Use this URL to cite or link to this record in EThOS: https://ethos.bl.uk/OrderDetails.do?uin=uk.bl.ethos.780212
Title: Political instability in Pakistan : can a democratic federal political system resolve the problem of premature dissolutions of government in Pakistan?
Author: Nawaz, A.
ISNI:       0000 0004 7965 9018
Awarding Body: Nottingham Trent University
Current Institution: Nottingham Trent University
Date of Award: 2018
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Abstract:
According to the researcher's hypothesis of constitutional suitability, only a suitable political system works efficiently, a suitable political system for a democratic federal state such as Pakistan is a Democratic Federal Political System, which comprises key factors such as equal representation, separation of powers and a system of checks and balances. These factors appear to be either missing or not appropriately incorporated in Pakistan's past and present constitutional instruments. To test the hypothesis, this document uses two methods of investigation. The first is a qualitative, interpretative evaluation of the prevalence of absolute power and self-interest in Pakistan's constitutional history by reference to historical and statutory sources. This can be traced back to colonial times. Absolute power has been carried forward either explicitly or implicitly in Pakistan's constitutional instruments to preserve self-interest that followed on from vice regal reigns, which has resulted in seven episodes of state emergency. At times, some of the key factors have been present in Pakistan, putting a temporary halt to premature dissolutions of government. However, it is concluded that the practice is likely to continue until a suitable political system is assumed. The second is a structuralist and functionalist comparative law analysis of both the state and political structures of the USA and Pakistan. The USA's political system has great similarities to the researcher's model of a Democratic Federal Political System. This analysis shows that there appear to be several incompatibilities between the political systems. Nevertheless, there is a great deal of similarity between the state structures of both countries. It is, therefore, concluded that the initial hypothesis has been substantially borne out, and that it would be possible for Pakistan to adopt a Democratic Federal Political System, although slight variations from the US model will be required.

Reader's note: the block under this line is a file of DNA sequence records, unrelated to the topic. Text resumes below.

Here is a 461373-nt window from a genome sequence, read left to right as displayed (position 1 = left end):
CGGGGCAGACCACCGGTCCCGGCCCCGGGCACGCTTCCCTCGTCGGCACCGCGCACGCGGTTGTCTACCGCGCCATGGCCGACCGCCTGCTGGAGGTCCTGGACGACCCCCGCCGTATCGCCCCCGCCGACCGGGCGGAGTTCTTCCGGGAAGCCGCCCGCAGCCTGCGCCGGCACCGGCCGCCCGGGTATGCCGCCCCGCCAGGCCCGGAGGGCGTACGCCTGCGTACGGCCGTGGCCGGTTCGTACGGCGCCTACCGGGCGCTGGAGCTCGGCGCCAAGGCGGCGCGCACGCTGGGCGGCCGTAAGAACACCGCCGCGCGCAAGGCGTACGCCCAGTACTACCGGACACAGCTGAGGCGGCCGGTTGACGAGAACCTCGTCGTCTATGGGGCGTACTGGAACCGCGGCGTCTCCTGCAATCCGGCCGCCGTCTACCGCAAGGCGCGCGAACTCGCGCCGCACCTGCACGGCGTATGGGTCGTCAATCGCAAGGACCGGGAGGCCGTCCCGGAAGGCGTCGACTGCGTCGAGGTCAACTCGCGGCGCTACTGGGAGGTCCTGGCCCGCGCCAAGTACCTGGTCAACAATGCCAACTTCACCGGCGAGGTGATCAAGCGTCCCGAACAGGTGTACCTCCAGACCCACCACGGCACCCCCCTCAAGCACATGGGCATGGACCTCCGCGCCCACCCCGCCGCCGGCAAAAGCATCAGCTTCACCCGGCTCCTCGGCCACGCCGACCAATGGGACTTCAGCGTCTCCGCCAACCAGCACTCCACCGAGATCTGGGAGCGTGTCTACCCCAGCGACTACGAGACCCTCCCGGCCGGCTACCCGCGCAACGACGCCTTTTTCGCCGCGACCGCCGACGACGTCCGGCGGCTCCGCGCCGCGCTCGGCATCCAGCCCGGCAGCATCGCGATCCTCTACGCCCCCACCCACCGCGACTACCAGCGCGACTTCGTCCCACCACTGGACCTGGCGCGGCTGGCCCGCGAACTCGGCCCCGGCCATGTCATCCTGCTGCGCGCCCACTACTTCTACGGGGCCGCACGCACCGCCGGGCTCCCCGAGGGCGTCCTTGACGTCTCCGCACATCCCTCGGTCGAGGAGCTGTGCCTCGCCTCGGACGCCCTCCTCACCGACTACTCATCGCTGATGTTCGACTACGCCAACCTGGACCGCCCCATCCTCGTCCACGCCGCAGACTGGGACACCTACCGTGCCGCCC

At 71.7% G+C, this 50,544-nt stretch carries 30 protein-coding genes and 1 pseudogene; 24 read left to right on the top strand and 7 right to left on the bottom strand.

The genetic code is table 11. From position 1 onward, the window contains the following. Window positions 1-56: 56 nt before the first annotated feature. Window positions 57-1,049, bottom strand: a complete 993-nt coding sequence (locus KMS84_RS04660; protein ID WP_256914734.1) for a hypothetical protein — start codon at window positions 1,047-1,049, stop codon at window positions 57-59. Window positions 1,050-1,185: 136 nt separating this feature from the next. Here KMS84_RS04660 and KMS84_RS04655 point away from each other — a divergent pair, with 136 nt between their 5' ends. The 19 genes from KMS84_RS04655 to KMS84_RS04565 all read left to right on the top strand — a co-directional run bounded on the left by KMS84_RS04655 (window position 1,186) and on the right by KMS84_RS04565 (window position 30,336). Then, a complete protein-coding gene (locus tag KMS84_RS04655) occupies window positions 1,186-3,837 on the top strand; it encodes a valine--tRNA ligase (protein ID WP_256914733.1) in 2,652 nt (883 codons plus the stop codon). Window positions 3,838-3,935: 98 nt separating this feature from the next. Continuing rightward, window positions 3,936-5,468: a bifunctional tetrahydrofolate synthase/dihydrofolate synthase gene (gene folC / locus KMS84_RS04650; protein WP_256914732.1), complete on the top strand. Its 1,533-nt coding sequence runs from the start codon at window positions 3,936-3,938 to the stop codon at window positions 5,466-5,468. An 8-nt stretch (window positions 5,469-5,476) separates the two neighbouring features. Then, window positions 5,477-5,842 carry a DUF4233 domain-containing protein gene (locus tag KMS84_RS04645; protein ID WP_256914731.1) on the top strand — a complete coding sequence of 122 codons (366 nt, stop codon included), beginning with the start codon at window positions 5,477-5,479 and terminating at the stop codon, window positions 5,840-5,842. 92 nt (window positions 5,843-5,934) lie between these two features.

Supervisor: Not available Sponsor: Not available
Qualification Name: Thesis (Ph.D.) Qualification Level: Doctoral
EThOS ID: uk.bl.ethos.780212  DOI: Not available
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